by James G. Davis

Documented information about World War II's Army Engineer Fire Fighting Platoons and the soldier/fire fighters who staffed them is very limited. Fortunately there is a bit more information on the fire trucks they used. It is unfortunate that the information that does exist is often not totally valid and frequently results in a mis-identification of a particular fire truck of that era.

Requests for identification of the subject fire trucks come to me from to time. The reasons vary from: "I saw this neat fire truck on E-bay. Would like to buy it, what can you tell me about it" to I just bought a 1943 Air Force CLASS 300 crash brush truck. Need equipment list to complete the restoration".

The Army Corps of Engineers fielded nineteen different fire truck models in World War II. Following is a guide to help the interested in identifying each model. In addition to the nineteen, the Corps of Engineers purchased an unknown number of "off the shelf" fire trucks (mostly large city type engines) for placement in Army bases and war production plants to be operated by civilian fire fighters. Those trucks were not identified in Army documents and do not appear here.


The Quartermaster Corps created the CLASS system, as nearly as is known, at an unknown date. The Corps of Engineers expanded upon the system as each new type of fire truck was introduced. The system used three digit numbers to define a fire truck's function or its water output, but not both. The CLASSES are: 100 (all airfield fire/crash trucks), 300 (trucks whose pumps produce 300 gallons of water per minute), 500 (trucks whose pumps produce 500 gallons of water per minute) and 750 (trucks whose pumps produce 750 gallons of water per minute). There were no CLASSES 200, 400 or 600. Each Century Number (00) is further divided to identify a specific truck, i.e. 110, 325, 530 etc. The system is not without flaws. Why the Army or writers interested in these vehicles applied the name "Brush Trucks" to CLASS 300 series vehicles in not known. Regardless of whom, when or why the appellation is incorrect. Class 300 series trucks would be better identified as "General Purpose" fire trucks meaning they could deal with aircraft crash fires if carrying foam concentrate and applicators, brush or other wild land fires or structure fires as needed, etc. While the CLASS 300 truck is a brush fire fighting truck the CLASSES 325 and 335 are not even though all four produce 300 gallons of water per minute. Some label the CLASS 500 series as Structure trucks which with the exception of the CLASS 530 (a General Purpose fire truck) they are as their pumps all produce 500 GPM. These are examples of where identifications often go awry.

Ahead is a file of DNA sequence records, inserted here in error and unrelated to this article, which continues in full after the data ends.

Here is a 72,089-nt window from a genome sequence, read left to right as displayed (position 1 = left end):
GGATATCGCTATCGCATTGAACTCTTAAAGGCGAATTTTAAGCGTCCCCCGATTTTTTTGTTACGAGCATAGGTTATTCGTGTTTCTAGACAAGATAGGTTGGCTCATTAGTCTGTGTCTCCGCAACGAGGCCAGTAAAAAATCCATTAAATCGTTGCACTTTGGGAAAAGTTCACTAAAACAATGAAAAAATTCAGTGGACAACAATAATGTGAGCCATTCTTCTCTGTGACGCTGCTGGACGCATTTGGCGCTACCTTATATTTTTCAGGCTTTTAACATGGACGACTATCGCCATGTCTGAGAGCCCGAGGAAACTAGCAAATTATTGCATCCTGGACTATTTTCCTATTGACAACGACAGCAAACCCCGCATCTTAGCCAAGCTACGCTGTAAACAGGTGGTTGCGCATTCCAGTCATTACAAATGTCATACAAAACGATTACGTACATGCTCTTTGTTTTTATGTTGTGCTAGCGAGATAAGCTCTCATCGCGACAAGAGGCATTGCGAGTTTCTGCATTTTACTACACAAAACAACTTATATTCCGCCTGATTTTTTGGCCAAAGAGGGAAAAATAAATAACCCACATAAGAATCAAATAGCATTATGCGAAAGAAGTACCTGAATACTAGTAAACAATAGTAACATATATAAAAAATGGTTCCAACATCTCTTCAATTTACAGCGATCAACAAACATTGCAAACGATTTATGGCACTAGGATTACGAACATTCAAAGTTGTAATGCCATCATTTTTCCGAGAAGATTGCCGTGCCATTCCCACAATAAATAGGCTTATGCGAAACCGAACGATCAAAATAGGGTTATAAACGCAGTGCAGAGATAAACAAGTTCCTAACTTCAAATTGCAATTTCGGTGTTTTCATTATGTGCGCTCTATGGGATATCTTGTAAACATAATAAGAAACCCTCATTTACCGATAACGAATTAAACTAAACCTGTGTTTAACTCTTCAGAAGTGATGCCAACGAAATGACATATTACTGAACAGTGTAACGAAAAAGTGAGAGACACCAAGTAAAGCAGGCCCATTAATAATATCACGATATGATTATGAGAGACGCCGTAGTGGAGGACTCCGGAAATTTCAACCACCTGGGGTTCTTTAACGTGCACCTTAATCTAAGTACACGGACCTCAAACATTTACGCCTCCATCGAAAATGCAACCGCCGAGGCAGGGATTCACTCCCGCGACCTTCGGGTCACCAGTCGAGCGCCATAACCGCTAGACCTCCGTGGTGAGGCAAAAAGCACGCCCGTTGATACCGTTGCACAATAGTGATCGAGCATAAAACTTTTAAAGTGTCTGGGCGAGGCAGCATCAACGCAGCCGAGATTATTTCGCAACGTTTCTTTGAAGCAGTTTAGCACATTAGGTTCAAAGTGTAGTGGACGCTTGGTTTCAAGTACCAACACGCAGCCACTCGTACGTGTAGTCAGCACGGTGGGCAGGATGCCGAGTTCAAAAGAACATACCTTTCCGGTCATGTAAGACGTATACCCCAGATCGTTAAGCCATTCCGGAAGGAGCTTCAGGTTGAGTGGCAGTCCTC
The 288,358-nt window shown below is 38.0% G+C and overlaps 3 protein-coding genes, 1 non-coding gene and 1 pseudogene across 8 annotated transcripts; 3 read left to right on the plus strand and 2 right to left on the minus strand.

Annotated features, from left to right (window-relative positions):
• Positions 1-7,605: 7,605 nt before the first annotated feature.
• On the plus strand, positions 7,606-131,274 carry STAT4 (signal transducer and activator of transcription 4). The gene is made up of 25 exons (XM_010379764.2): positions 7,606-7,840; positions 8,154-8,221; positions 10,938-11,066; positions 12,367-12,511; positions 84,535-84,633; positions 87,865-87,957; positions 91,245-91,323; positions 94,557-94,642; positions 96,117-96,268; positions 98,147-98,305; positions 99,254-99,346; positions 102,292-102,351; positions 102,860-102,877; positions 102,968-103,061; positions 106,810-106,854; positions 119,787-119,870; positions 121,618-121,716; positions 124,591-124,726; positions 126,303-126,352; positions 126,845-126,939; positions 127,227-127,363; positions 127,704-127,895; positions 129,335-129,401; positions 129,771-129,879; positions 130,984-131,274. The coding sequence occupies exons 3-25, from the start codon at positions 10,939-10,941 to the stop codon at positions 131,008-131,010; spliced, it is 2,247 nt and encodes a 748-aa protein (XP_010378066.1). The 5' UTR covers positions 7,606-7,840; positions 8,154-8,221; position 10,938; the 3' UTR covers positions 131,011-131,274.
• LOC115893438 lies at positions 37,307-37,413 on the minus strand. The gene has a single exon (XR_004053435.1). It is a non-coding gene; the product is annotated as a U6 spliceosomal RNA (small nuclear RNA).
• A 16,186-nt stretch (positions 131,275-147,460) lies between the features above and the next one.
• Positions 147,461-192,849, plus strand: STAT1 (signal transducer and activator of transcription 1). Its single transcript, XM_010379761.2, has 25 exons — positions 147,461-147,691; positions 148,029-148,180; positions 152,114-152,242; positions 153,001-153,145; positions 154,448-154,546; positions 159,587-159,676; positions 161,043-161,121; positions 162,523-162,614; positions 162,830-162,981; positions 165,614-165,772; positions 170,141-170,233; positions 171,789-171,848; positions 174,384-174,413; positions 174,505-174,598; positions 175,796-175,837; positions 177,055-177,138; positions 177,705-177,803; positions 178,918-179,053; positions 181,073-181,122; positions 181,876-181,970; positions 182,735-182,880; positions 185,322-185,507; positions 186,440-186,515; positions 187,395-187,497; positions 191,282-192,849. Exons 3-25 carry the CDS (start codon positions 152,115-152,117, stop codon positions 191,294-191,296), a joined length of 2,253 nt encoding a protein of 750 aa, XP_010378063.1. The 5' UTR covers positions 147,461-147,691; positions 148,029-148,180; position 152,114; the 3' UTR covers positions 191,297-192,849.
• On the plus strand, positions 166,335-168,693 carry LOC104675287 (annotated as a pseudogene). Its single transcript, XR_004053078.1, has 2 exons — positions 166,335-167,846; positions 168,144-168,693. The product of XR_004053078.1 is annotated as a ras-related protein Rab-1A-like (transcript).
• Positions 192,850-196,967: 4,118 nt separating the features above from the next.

World War II Army Engineer fire trucks were built on both civilian and military cabs and chassis.
The classes 125, 135, 300, 325, 500, 525 and 750 (all two wheel drive or 4x2) were built on wide variety of civilian cabs and chassis. So, the truck make is, by and large, not usable as an identification factor. The CLASS 100 (6x4) predates World War II and probably no longer exists. On the four-wheel drive (4x4) military chassis models (Chevrolet G-4100 and G-7100 series) were the classes 110, 135, 300, 325 and 525. On the six-wheel drive (6x6) were the classes 335 and 530 (on GMC CCKW) and the classes 150 and 155 on a variety of heavy truck builder's military cabs and chassis. As the 150 and 155 were built in limited numbers it is not likely that a collector/restorer will happen onto one.